special duties or salary'. But once again the Monkey misbehaved himself by eating the Peaches of Immortality of which he was meant to be in charge, drinking the wine of Heaven which had been prepared for a great banquet, and stealing the elixir of long life. These and other mischievous acts made it impossible for him to be forgiven. After a great battle, he was subdued and captured, hut the inhabitants of Heaven found that they were incapable of inflicting physical punishment upon him. The Monkey managed to break loose again and was only prevented from causing further chaos when Buddha was called in from the Western Heaven. With great wisdom Buddha made a bargain with him. If he could jump off the palm of Buddha's hand, he could have the Jade Emperor's throne. Thinking this would be easy the Monkey tried, hut to his surprise he found he could only jump as far as Buddha's little finger. Thereupon Buddha shut him up and sealed him down under the Mountain of the Five Elements. For five hundred years the Monkey remained imprisoned under the mountain until one day Buddha decided that the people of China, being greedy, lustful, murderous and quarrelsome, someone should be found who could bring them scriptures from the West. Kuan Yin, the Goddess of Mercy, was deputed to find such a person. She had not forgotten the Monkey imprisoned under the mountain, and she promised to release him if he would undertake to serve the person chosen for the mission. In China, her choice fell upon the monk Hsuan Tsang and he was duly commissioned to make the perilous journey to India and back. After starting on his way Hsuan Tsang encountered the Monkey imprisoned under the mountain, and released him to become a disciple. But the Monkey still retained most of his mischievous ways and could only be restrained from further misbehaviour by a steel fillet which was fastened inside a cap round his head and which tightened excruciatingly whenever the monk uttered a spell. Further on in the journey, the monk and the Monkey collected three more companions, a white horse, an unsuccessful monk, and a strange creature, half-pig, half-human. The greater part of the story is then devoted to the journey to the west, which took fourteen years. On the way the pilgrims encountered many dangers, but the Monkey always remained true to his master, and although his wild and impetuous nature had often to be curbed, he managed to use his supernatural powers most effectively to save himself and his companions from all difficulties. By the time they reached Buddha's court, the Monkey had advanced a long way spiritually. Buddha presented the pilgrims with 5,04,8 rolls of scriptures and on the suggestion of Kuan Yin provided them with eight spiritual messengers to carry them back to the capital of China in eight days. There they delivered their scriptures amidst great rejoicing and were wafted off to the Western Heaven by the spiritual messengers. For the great services they had rendered, Hsuan Tsang, his three companions, and the white horse were all promoted. The Monkey at last became a Buddha with the title of the 'Buddha Victorious in Strife'.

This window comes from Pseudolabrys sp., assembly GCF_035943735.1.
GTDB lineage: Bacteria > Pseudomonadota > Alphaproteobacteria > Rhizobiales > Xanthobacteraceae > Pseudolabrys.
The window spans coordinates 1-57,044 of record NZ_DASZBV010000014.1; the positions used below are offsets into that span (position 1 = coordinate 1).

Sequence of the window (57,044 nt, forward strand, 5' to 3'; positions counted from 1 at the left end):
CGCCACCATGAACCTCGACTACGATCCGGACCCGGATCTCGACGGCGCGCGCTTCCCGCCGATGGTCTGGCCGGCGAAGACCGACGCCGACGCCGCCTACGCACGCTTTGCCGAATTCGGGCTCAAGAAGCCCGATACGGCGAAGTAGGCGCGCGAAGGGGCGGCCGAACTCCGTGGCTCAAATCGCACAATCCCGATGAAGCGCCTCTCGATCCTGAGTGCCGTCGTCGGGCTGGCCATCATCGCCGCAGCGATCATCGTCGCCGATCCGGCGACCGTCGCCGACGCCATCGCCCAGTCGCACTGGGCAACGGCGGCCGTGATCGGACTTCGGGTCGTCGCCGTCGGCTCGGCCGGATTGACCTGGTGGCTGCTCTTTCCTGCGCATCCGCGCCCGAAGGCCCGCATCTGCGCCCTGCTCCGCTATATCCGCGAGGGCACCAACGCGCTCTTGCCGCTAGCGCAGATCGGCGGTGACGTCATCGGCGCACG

This story deserves an exalted place in the world's allegorical literature, but in spite of its fame A Record of the Journey to the West could never be remotely considered as Chinese classical literature. Wu Ch'eng-en lived in an age of partial literary reaction. The sixteenth century saw a period of strong classical revival, but at the same time there was a growing vogue for 'vulgar' literature based on folk songs, folk tales, and popular stories of ghosts, judges and heroes. Many of these had been known for centuries, but when at last they were written down and published they became best-sellers among all persons who could read. A Record of the Journey to the West is based on a collection of such tales transmitted orally from an earlier period. Its actual historical basis can be found in a journey made to India in the seventh century A.D., by a monk named Hsuan Tsang for the purpose of collecting Buddhist scriptures. 1 By the tenth century many legends concerning the journey were current. As a man of letters with a reputation to guard, Wu Ch'eng-en had to publish his work anonymously. The inhabitants of his birthplace appear to have been aware of his authorship, but his anonymity was so well guarded that for three centuries it was believed that the story had been written by a Taoist master of the early thirteenth century who left a record of his travels in central Asia under a similar title. A Record of the Journey to the West has been compared, quite justifiably, with Bunyan's Pilgrim's Progress. Generation after generation of Chinese have been told the story. But the comparison with Pilgrim's Progress hardly does justice to the popularity of the book as light reading and entertainment. Wherever Chinese is read or spoken, it has been adapted and re-enacted in various forms. In the abridged printed versions much of the text, particularly the dialogue, has been drastically curtailed. There are illustrated editions for the benefit of illiterate persons, and the narrative has always been a stand-by for story tellers, both professionally and in the family circle. There is a stage play which probably had its origins centuries before Wu Ch'eng-en's writing of the .story, and which includes incidents which can only be found in the oral and theatrical versions. In recent years cinematograph films have been made of the story. The Monkey has many names and titles, some of which were bestowed on him as honours and some of which he took upon himself in his more arrogant moments. Although he holds the legitimate title of the 'Buddha Victorious in Strife', the one by which he is universally known in Singapore is Ch'i-T'ien Ta-Sheng, or Ta-Sheng for short. This was one of the titles that he took in a rather dishonourable manner, but since it is the one best known in Singapore we shall use the approximate translation of the 'Great Saint'. The 'Third Prince', Kuan Yin and Kuan Ti. The 'Great Saint's' chief male competitor for popularity in Singapore is San T'ai-tzu, the 1 Wu Ch'eng-en, 1943. See also Giles, 1901; Hayes, 1930; Reichelt, 1927; Richards, 1912; and Werner, 1932, pp. 462 ff.